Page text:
NB: This walk is now on https://boston.citywalks.space in a modified and up-to-date version.

The Boston Chinatown, Downtown and Financial District trek, a 2 miles self-guided tour to visit three different parts of Boston, will take you about 2 hours to complete,  many more hours if you visit the stores on the way.

There will be authentic Asian restaurants in Chinatown, deals to get on busy Washington Street, and skyscraper to admire in the Financial District (details and photos under the map)

Highlights: Leather district, Chinatown, Downtown Crossing, the Old City Hall, the Old South Meeting House, the Post Office square, the Irish Famine Memorial, the China Trade Center.

A: Your trek starts at South Station; the station is described in details in the Fortpoint/Seaport trek if you want to explore it now.

From there, turn left on Atlantic Ave; you’ll enter the Leather District with its 19th century brick warehouses. It now houses various shops and appartements. At Beach St, you’ll know you’re not far from Chinatown.

B: On the right of its entrance gate, a small park with bamboos and fountains. On the left and a bit further, on Hudson St, retired men often play cards in a public square; it’s like you were suddenly in Asia.

You now have the choice to stay on Beach St.; or to take the adjacent streets until you reach Washington St. In any case, you’ll see many restaurants, bakeries, jewelers, gift shops; on Knapp St., a supermarket with Asian products you cannot easily find anywhere else.

C: Once on Washington St., the China Trade Center will be on your left, at 2 Boylston St. You’ll be able to read, once in the basement and in front of the Chinese Historical Society of New England, everything you want to know about the different waves of Chinese immigration.

D: Next, keep going toward Bosworth St, a small alley ending with a staircase; it will perhaps remind you of Europe. Many interesting façades on your way, most of them renovated a few years ago when Downtown Crossing experienced a much needed uplifting. In order of apparition, the art deco Paramount Theater; next to it, the historical Boston Opera House; further north, just after Macy’s,  the façade and clock of Filene’s, a now defunct department store. Macy’s and Filene’s were for years the anchors of the area; many were going there to look for the latest fashion. The Millenium, a tower with luxury apartments and on its first floors, a new fast fashion department store, now stand were Filene’s was. Macys is still there but its future is uncertain. Not far, two other department stores await your patronage, as well as  smaller clothes and shoes stores. That makes Washington St. a shopping magnet for brand names clothes and accessories, at often reduced prices.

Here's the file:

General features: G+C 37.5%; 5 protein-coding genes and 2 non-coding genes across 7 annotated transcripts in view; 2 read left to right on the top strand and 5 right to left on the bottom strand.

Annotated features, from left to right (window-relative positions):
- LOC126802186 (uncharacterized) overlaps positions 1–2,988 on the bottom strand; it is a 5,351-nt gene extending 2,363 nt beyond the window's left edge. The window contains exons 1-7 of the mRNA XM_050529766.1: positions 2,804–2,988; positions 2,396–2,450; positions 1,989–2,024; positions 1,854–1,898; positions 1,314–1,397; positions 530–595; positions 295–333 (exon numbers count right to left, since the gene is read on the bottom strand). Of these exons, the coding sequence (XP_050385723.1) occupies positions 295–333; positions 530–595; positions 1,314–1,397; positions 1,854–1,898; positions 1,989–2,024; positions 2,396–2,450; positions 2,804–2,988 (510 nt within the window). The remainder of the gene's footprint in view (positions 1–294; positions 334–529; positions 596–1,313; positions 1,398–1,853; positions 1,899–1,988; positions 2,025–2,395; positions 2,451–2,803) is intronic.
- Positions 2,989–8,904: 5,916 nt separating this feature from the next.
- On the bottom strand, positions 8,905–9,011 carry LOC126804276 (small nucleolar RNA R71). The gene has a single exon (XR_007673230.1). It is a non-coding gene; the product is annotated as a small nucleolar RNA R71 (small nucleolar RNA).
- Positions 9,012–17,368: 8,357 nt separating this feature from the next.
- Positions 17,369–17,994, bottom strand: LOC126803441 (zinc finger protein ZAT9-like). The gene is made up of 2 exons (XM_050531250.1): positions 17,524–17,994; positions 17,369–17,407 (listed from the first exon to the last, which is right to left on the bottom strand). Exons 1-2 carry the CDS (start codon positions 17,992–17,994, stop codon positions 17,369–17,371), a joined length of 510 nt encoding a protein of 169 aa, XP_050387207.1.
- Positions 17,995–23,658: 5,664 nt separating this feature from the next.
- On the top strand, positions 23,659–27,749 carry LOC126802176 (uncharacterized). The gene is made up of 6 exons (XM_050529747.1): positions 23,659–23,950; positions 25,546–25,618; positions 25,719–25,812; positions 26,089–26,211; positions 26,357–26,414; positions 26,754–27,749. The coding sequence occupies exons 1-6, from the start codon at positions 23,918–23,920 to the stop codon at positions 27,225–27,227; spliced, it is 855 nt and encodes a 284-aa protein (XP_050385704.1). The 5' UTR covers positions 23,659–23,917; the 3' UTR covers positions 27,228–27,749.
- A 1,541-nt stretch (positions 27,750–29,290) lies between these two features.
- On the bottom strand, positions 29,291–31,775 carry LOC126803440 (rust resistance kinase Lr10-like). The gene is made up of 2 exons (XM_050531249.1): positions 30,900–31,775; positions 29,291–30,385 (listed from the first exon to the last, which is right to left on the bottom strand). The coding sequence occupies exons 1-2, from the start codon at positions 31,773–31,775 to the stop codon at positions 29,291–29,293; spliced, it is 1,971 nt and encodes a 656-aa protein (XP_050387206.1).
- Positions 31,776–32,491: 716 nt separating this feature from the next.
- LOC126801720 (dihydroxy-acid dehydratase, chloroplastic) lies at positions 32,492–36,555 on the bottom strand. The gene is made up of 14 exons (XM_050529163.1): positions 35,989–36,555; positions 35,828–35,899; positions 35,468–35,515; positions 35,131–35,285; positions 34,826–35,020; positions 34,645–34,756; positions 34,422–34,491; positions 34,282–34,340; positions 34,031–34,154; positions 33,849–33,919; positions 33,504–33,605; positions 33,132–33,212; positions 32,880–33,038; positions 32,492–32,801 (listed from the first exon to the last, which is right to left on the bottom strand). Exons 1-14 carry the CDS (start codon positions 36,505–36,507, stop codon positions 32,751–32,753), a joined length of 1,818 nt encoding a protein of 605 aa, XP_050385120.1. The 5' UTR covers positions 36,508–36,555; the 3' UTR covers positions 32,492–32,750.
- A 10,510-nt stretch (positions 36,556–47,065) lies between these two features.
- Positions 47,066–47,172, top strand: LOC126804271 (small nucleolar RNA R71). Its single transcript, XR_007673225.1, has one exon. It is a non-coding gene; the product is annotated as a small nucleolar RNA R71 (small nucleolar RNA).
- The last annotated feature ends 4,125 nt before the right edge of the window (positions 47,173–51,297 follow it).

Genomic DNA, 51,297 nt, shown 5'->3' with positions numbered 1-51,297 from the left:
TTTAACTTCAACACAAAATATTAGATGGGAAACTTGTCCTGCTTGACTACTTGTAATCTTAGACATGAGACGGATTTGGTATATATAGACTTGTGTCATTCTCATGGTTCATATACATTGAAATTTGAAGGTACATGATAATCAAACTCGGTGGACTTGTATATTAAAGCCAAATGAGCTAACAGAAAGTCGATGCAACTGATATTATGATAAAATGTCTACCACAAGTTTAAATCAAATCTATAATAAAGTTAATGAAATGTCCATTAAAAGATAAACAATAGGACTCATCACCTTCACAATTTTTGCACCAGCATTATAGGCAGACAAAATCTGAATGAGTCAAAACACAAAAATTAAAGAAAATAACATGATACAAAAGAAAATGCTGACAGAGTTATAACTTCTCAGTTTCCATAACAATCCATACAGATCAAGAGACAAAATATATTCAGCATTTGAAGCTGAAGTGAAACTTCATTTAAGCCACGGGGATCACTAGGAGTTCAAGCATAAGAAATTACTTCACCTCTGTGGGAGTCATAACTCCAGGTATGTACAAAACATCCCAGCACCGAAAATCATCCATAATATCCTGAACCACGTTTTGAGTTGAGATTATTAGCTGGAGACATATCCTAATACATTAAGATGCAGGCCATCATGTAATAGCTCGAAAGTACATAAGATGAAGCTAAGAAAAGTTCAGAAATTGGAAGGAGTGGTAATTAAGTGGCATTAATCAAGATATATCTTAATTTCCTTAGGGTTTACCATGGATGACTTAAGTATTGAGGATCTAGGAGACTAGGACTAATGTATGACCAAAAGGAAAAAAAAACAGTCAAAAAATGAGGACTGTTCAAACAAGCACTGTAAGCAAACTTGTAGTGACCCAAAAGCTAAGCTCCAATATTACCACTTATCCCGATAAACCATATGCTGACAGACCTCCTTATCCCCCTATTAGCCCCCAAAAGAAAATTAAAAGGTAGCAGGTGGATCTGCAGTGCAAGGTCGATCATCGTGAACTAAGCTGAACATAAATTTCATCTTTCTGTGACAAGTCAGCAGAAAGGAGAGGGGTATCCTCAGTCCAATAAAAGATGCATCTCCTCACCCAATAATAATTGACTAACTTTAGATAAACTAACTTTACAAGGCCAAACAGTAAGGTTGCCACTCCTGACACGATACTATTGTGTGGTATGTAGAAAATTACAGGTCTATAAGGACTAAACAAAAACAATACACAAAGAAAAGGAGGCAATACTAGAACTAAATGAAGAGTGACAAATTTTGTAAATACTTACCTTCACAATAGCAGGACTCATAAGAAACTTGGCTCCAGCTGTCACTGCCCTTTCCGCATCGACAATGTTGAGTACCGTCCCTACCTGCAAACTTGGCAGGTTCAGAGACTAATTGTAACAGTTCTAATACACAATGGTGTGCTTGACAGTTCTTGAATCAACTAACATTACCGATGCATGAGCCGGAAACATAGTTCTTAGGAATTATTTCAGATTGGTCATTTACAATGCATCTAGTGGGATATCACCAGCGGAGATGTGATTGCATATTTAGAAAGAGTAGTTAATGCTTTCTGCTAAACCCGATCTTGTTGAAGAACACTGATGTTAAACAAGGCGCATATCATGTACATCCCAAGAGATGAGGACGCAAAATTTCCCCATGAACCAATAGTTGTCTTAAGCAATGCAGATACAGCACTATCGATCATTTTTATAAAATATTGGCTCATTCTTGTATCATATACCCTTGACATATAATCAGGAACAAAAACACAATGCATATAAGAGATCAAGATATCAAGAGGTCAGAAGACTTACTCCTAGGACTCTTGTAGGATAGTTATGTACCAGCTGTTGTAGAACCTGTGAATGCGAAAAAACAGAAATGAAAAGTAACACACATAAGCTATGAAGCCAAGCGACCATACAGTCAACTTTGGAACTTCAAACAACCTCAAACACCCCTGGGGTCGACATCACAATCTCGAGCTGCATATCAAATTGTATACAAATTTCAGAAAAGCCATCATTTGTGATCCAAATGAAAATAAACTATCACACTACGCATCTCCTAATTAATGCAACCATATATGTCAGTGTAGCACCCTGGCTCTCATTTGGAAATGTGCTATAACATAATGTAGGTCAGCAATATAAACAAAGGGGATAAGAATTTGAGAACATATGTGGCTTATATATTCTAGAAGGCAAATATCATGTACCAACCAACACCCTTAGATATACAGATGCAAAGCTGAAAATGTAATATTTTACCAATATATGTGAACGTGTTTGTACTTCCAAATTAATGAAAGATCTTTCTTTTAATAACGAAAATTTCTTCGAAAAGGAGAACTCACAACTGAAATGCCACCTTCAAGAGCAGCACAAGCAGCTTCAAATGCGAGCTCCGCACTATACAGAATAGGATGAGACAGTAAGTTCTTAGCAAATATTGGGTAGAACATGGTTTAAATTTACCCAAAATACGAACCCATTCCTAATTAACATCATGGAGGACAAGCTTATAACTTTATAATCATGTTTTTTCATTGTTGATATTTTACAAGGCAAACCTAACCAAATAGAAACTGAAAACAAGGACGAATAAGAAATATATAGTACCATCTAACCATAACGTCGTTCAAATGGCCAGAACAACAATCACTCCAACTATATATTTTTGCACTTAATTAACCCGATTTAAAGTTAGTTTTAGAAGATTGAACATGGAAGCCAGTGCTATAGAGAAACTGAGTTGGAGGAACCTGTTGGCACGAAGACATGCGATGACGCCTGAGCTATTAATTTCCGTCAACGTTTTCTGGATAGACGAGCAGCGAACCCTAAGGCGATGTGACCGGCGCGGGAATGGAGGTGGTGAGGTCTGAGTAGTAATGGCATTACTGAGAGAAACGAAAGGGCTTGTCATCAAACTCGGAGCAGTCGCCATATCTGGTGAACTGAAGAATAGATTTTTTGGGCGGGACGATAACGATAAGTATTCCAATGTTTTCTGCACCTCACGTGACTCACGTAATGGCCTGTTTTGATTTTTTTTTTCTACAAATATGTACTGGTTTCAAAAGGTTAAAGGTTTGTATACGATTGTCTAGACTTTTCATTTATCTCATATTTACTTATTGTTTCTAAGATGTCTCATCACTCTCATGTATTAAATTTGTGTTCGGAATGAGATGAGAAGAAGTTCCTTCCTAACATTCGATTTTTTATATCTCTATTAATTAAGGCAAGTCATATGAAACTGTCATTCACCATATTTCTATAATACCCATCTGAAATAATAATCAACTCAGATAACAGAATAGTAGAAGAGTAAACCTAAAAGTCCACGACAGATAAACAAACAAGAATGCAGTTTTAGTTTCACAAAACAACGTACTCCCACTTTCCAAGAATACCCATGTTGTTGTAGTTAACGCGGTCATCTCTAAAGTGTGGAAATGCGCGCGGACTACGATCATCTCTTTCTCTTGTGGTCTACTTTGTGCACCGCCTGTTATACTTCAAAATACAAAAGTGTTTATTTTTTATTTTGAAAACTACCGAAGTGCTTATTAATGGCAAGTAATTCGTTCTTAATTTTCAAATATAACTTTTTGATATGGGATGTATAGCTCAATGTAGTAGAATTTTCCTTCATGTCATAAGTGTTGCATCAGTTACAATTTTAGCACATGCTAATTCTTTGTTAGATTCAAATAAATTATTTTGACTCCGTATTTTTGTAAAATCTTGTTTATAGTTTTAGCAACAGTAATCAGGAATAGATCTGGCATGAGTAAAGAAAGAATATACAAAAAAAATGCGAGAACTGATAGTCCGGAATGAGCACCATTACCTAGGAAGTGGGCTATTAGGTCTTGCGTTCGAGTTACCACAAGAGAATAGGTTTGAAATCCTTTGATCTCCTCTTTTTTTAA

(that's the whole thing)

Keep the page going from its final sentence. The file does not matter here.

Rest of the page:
E: After all this shopping, Bromfield St. then Province St. will offer you a respite: only small shops there, dealing with antiques coins or shoe repairs, like nothing had changed since they opened.

At School St, you’ll nearly be in front of the Old City Hall, an historical building now hosting an upmarket steakhouse; there’s a donkey sculpture on one side and an old cemetery on the other.

F: Next, take School St on your right to reach a small plaza;  the Irish Famine Memorial is at its center; in front of it, the Old South Meeting House, the original site of the Boston Tea Party. There is often a fruit and vegetable stand next to it, as well as an used books stand. These stands are both on Milk St.; you’ll have to stay on this street until Devonshire St. where you will turn right.

G: You will then be in the Financial District; it’s time to admire skyscrapers from the pavement. At the Post Office square that you’ll reach by turning left on Franklin St., you’ll be able to see them from a distance; sat on benches amid trees or at a small café outdoor terrace.

H: After this detour, retrace your steps on Franklin St. and take Federal St. on your left. If you go straight, you’ll reach South Station; you can also veer right then left then right then left again and finally reach Essex St from where you’ll be able to see South Station. It’s a detour to explore the area more in depth.

At South Station, you can now take the Fortpoint Seaport trek if you want to explore more; you’ll cross the Fort point channel; see the skyscrapers from a distance; discover more secret and not so secret places in the city.

Good to know: There are restrooms in South Station; in the department stores; at the entrance of the parking under the Post Office Plaza (take the escalator that goes down). Food options are plentiful along your way; you’ll find benches in the different parks of this trek.

T-stop: South Station (start and end).

Tips for the scout: they are welcome, see suggestions at the bottom of the page. Thanks in advance for your contribution!

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